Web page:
Pan American Health Organization: Evaluación del plan de acción regional para la reducción de la mortalidad materna. 1996.

The Brazilian Feminist Network of Health, Sexual Rights and Reproductive Rights –RFS (2007). Pg 1-11

United Nations (November 2001) Abortion Policies: A Global Review – Afghanistan to France (Population Studies). United Nations Publications. ISBN-10: 9211513510

Women’s e news (January 2008). Brazil and Vatican Spar over reproductive rights. By Tereza Parazza

[1] Human Rights Watch (2006). Women’s rights; Abortion in Brazil. 1940 Penal Code, Articles 124-128, as amended in 1998 (Human Rights Watch translation)
[2] Human Rights Watch (2006). Women’s rights; Abortion in Brazil. 1940 Penal Code, Articles 124-128, as amended in 1998 (Human Rights Watch translation)
[3] Human Rights Watch (2006). Women’s rights; Abortion in Brazil. 1940 Penal Code, Articles 124-128, as amended in 1998 (Human Rights Watch translation)
[4] Human Rights Watch (2006). Women’s rights; Abortion in Brazil. 1940 Penal Code, Articles 124-128, as amended in 1998 (Human Rights Watch translation)
[5] Human Rights Watch (2006). Women’s rights; Abortion in Brazil. 1940 Penal Code, Articles 124-128, as amended in 1998 (Human Rights Watch translation)
[6] United Nations (November 2001) Abortion Policies: A Global Review – Afghanistan to France (Population Studies). United Nations Publications. ISBN-10: 9211513510
[7] Guedes AC: Abortion in Brazil: legislation, reality and options. Reprod Health Matters 2000, 8:66-76
[8] Pan American Health Organization: Evaluación del plan de acción regional para la reducción de la mortalidad materna. 1996.
[9] Henshaw SK, Singh S, Haas T: The incidence of abortion worldwide. Int Fam Plann Persp 1999, 25:S30-8.
[10] Ipas Brazil: Ipas Brazil report. [http://www.ipas.org/english/ where_ipas_works/latin_america_and_caribbean/brazil/index.pdf].
[11] 2003 Catholic Almanac that cites the Vatican’s Statistical Yearbook of the Church for 2000.
[12] Catholics for a Free Choice. A World View: Catholic Attitudes on Sexual Behavior & Reproductive Health. Washington, DC: Catholics for a Free Choice, 2004.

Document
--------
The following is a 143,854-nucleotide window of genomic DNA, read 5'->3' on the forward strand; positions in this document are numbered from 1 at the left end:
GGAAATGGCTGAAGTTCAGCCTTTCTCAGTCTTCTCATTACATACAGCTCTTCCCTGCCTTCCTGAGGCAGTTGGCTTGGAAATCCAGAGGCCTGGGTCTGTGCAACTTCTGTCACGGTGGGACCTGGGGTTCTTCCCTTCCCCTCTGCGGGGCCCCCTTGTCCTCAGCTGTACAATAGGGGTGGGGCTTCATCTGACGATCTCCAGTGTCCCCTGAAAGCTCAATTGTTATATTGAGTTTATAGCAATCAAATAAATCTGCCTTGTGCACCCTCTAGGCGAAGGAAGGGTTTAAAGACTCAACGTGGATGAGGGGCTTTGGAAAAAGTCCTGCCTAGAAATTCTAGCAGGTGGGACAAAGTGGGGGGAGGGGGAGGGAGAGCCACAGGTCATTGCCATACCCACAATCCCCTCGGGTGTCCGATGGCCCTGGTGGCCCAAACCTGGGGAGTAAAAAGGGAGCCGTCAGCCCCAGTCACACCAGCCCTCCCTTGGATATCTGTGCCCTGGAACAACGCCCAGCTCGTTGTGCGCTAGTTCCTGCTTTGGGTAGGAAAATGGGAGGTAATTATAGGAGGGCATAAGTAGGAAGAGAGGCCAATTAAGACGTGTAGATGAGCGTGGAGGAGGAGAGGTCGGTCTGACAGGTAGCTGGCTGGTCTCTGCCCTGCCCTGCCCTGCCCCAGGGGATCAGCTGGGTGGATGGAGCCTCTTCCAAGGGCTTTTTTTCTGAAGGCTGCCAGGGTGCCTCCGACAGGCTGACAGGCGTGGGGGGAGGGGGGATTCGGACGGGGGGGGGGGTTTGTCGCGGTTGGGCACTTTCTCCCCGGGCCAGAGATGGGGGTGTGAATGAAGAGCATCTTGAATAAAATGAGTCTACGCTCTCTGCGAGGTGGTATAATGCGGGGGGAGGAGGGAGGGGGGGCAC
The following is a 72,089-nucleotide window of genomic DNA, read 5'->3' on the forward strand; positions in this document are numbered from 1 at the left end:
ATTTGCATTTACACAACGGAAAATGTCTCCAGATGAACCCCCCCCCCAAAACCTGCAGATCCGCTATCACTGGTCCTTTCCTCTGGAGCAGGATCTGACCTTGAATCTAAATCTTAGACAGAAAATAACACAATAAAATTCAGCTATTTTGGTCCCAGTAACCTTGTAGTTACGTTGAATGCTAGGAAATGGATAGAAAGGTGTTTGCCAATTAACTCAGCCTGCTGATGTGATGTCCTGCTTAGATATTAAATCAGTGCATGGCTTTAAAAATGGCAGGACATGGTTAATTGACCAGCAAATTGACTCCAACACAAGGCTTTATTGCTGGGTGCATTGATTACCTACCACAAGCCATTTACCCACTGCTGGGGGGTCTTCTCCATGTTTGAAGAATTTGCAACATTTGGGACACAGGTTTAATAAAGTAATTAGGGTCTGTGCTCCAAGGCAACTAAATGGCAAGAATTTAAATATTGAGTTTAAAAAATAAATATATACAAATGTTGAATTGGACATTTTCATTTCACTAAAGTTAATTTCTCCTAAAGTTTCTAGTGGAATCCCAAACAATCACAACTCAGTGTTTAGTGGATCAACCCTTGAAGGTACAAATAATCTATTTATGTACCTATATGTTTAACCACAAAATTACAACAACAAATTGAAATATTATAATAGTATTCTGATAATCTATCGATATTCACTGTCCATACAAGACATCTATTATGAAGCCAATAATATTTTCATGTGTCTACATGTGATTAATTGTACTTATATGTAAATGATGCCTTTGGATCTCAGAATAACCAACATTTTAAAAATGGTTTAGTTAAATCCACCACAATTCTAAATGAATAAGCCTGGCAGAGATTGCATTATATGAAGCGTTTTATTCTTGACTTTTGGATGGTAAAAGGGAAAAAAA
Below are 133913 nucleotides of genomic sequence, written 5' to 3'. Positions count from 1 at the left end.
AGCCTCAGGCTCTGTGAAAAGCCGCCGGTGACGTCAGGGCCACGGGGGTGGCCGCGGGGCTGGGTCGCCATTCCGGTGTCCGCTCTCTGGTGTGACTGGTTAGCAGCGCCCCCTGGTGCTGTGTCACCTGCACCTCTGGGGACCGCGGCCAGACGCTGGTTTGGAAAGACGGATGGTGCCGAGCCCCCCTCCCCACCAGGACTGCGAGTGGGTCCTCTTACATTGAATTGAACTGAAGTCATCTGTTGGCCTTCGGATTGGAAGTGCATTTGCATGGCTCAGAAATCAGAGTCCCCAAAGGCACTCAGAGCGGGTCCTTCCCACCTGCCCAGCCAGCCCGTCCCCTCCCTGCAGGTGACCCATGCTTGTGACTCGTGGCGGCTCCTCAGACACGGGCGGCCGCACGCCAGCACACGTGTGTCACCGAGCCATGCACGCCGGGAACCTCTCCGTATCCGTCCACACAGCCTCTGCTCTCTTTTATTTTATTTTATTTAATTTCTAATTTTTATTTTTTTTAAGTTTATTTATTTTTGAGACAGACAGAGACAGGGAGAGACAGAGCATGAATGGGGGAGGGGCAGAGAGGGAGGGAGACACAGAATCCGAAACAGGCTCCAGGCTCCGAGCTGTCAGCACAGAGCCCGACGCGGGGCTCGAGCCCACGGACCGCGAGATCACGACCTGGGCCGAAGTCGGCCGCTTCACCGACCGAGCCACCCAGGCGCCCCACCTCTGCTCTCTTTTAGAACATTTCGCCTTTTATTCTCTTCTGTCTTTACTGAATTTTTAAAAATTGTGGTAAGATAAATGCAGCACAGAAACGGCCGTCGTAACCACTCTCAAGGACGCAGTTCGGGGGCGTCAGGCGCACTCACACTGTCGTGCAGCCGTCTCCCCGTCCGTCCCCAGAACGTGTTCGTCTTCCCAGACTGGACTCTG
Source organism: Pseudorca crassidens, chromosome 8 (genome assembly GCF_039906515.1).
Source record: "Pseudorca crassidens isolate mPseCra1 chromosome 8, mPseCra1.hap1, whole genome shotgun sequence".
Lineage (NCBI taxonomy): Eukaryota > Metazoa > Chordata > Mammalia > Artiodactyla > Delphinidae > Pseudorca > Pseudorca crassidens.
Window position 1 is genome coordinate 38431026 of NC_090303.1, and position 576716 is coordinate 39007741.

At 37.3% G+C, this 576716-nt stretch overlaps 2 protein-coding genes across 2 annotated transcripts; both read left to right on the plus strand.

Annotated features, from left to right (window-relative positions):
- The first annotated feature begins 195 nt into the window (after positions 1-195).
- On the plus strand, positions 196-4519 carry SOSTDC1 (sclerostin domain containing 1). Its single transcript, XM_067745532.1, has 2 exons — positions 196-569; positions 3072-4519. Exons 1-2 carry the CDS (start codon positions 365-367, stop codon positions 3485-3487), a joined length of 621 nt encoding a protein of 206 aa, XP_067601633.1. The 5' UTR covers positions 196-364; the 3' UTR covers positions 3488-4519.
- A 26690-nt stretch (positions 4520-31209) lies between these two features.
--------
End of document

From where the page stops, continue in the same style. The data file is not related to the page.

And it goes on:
[13] Catholics for a Free Choice. A World View: Catholic Attitudes on Sexual Behavior & Reproductive Health. Washington, DC: Catholics for a Free Choice, 2004.
[14] Daniel Dombrowski, Catholic philosopher, “A Brief, Liberal, Catholic Defense of Abortion,” Conscience, Spring 2002.
[15] Women’s e news (January 2008). Brazil and Vatican Spar over reproductive rights. By Tereza Parazza
[16] Hall KG: Brazilian court slams door on easing of abortion rules. The Miami Herald 2004:1A
[17] Lobo I: Brazil: Catholic Church goes to court against abortion. Brazzil Magazine 2004.
[18] United Nations (November 2001) Abortion Policies: A Global Review – Afghanistan to France (Population Studies). United Nations Publications. ISBN-10: 9211513510
[19] International Women’s health Coalition (September 2004). Abortion rights are Human Rights; the September 28th campaign .
[20] International Women’s health Coalition (September 2004). Abortion rights are Human Rights; the September 28th campaign .
[21] The Brazilian Feminist Network of Health, Sexual Rights and Reproductive Rights –RFS (2007). Pg 1-11
[22] The Brazilian Feminist Network of Health, Sexual Rights and Reproductive Rights –RFS (2007). Pg 1-11
[23] Ministry of Health, Technical Norms for Humanized Attention for Abortion, Ministry of Health, Brasília – DF, 2005, p. 7.
[24] Ministry of Health, Technical Norms for Humanized Attention for Abortion, Ministry of Health, Brasília – DF, 2005, p. 7.
[25] The Brazilian Feminist Network of Health, Sexual Rights and Reproductive Rights –RFS (2007). Pg 1-11
[26] IPAS (2005) IPAS in Brazil; background and key accomplishments
[27] IPAS (2005) IPAS in Brazil; background and key accomplishments